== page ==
CLEAN HANDS: The AP noted a Sri Lankan cricket official said that "they are studying tapes" of the TV sting operation. Sri Lanka Cricket CEO Ajith Jayasekara said that "there has been no official communication" from the ICC on allegation by India TV that Sri Lankans were involved. He said that the local anti-corruption unit "will work with the ICC in the investigations" (AP, 10/9). The AFP noted the umpires at the center of the bribery claims "denied on Tuesday they were willing to fix matches for cash." The accusations were broadcast only a day after the West Indies' victory over hosts Sri Lanka in the final of the World T20 tournament. None of the umpires were involved in the tournament (AFP, 10/9). The PTI added that former umpire Darrell Hair "is not at all surprised by the allegations of fixing against match officials." Hair said that rumors "started doing rounds since the birth of the cash-rich Indian Premier League." Hair: "I was wondering how long it would take before some umpire did some stupid things. There have been rumours going around for ages, since the IPL started, that umpires were involved. It all comes down to two things: opportunity and greed. If you're the type of person and you're given the opportunity, the greedy part of you will say, 'Yeah, I'm in'" (PTI, 10/9).

Each player of the German national football team "could earn up to €200,000 ($260,000) in bonuses if the team successfully qualifies for the 2014 World Cup in Brazil," according to the DPA. The German Football Federation (DFB) "agreed to pay a victory bonus of €20,000 ($26,000) per qualification game after talks with the national team's player council," which is led by team captain Philipp Lahm. The national team plays a total of 10 qualification games. Each nominated player "will receive the bonus payments, not only the ones who actually appear on the pitch" (DPA, 10/9).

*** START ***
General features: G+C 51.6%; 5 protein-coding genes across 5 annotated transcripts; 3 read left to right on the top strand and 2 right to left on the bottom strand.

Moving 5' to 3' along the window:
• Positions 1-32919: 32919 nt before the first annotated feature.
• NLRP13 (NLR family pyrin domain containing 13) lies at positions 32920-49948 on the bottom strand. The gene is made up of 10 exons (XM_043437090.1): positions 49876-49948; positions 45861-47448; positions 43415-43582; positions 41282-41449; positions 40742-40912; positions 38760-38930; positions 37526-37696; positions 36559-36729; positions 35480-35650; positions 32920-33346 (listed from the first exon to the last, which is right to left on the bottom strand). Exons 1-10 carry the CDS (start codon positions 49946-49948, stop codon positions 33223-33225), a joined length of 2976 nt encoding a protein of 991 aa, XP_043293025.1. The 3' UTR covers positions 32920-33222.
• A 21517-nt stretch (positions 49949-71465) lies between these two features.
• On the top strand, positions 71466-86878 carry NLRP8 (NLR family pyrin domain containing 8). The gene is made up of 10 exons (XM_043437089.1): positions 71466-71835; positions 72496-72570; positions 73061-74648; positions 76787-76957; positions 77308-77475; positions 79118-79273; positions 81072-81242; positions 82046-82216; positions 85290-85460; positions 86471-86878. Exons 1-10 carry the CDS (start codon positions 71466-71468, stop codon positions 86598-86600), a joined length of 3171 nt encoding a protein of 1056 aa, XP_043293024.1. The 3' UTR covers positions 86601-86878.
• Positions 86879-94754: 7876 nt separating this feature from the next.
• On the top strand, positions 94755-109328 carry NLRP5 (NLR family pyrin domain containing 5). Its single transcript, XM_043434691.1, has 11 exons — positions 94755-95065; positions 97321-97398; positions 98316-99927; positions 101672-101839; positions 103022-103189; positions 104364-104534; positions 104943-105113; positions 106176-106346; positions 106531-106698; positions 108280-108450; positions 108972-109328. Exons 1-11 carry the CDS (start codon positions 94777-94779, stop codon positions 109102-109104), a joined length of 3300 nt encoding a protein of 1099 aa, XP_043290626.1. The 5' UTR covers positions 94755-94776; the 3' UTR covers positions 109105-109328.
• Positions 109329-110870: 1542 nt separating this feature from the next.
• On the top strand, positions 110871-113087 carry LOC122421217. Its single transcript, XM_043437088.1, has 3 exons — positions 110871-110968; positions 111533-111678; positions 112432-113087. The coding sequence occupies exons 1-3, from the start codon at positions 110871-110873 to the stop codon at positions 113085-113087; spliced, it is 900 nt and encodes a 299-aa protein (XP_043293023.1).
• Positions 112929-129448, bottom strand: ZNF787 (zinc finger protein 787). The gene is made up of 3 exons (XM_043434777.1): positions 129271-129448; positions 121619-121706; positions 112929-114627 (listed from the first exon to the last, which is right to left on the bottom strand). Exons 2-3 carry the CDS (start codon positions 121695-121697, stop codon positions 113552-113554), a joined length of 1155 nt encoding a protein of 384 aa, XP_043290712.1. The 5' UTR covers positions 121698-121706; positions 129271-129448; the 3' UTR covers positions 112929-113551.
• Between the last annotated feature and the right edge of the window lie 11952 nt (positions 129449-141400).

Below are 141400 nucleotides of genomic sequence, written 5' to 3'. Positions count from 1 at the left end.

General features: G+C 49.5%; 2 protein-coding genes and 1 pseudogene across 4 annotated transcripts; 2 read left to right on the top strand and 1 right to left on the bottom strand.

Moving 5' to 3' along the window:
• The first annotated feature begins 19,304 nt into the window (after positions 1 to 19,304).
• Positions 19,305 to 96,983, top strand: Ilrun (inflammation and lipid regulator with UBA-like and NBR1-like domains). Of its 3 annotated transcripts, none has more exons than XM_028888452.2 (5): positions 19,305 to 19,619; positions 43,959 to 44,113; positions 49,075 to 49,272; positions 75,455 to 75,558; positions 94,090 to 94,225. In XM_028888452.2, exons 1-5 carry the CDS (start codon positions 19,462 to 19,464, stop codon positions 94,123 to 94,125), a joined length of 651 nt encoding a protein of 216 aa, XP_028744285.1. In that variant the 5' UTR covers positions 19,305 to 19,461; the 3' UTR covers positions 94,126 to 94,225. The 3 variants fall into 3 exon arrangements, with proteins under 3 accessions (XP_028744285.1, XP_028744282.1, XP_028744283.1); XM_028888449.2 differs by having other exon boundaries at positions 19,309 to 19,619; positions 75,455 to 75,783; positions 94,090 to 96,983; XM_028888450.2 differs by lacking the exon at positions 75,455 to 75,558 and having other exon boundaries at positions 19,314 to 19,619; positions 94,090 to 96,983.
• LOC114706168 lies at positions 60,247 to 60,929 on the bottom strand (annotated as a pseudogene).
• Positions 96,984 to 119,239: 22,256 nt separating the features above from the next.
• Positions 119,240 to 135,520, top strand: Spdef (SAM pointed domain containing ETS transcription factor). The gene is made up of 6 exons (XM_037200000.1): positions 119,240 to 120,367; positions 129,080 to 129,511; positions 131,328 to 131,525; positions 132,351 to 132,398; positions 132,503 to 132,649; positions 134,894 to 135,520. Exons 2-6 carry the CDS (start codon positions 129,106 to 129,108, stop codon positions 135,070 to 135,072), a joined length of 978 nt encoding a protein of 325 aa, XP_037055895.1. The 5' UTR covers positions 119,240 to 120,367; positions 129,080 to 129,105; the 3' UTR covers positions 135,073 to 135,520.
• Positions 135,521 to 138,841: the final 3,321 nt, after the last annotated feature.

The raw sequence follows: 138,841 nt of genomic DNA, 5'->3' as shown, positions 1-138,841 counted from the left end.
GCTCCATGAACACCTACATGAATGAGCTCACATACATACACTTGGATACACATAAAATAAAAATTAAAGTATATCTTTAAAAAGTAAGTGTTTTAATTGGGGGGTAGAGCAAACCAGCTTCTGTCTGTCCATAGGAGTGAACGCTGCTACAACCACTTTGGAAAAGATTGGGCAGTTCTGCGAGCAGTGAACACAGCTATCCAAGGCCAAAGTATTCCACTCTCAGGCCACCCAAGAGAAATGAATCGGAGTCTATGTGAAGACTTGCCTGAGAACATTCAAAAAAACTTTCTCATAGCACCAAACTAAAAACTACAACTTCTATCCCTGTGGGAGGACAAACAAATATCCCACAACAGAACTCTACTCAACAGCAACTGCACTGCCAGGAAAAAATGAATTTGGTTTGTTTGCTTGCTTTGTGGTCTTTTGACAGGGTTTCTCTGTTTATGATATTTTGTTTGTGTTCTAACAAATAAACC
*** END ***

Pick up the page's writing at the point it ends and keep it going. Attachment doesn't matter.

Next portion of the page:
TVN is expected to finalize its new board in Melbourne on Monday, "clearing the way for the broadcaster to acquire the rights to all race meetings" in New South Wales, according to Chris Roots of the SYDNEY MORNING HERALD. Representatives of Racing NSW and the Australian Turf Club will meet with Racing Victoria and the Victorian stakeholders of the broadcaster. Racing NSW CEO Peter V'landys said, ''That meeting will finalise any outstanding matters, and we should to be able to move forward after it.'' The meeting should establish an eight-member board, including Moonee Valley Chair Bob Scarborough and Racing Victoria CEO Bernard Saundry, representing the industry and Country Racing Victoria. There will be "a strong push" from all stakeholders to have Burn and Symons on the board. The ATC board representatives will be CEO Darren Pearce and Board Member Laurie Macri. Racing NSW will have two seats, one of which is expected to be filled by V'landys. Meanwhile, the ATC and Racing NSW boards held a joint meeting Tuesday "in a bid to resolve the funding issue preventing a start on the A$1.7M ($1.73M) resurfacing of the Kensington track at Randwick" (SMH, 10/10).